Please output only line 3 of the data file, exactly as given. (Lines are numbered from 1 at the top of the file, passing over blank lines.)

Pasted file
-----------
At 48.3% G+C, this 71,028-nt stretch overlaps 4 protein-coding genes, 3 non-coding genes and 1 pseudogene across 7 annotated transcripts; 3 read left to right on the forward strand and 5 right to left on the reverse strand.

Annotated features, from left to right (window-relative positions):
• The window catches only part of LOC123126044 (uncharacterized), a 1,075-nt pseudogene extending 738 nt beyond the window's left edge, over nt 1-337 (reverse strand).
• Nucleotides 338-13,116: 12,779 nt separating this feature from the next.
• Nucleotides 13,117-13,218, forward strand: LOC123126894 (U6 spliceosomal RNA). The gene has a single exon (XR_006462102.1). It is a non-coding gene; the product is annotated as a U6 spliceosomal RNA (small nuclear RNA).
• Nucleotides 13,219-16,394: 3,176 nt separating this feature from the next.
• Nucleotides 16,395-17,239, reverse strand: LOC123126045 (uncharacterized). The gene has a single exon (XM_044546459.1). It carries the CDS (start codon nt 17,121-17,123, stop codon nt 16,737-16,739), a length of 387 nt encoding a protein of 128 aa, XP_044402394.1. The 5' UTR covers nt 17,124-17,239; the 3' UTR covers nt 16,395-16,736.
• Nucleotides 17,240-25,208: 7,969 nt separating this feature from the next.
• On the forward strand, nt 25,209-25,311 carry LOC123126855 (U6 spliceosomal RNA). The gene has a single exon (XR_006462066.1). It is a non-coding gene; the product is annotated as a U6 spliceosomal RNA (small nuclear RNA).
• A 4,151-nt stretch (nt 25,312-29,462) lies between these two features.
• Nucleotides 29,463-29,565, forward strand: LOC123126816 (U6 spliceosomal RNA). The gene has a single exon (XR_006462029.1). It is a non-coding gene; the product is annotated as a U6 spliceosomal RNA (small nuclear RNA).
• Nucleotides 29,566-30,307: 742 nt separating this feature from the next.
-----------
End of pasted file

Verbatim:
• The window catches only part of LOC123126044 (uncharacterized), a 1,075-nt pseudogene extending 738 nt beyond the window's left edge, over nt 1-337 (reverse strand).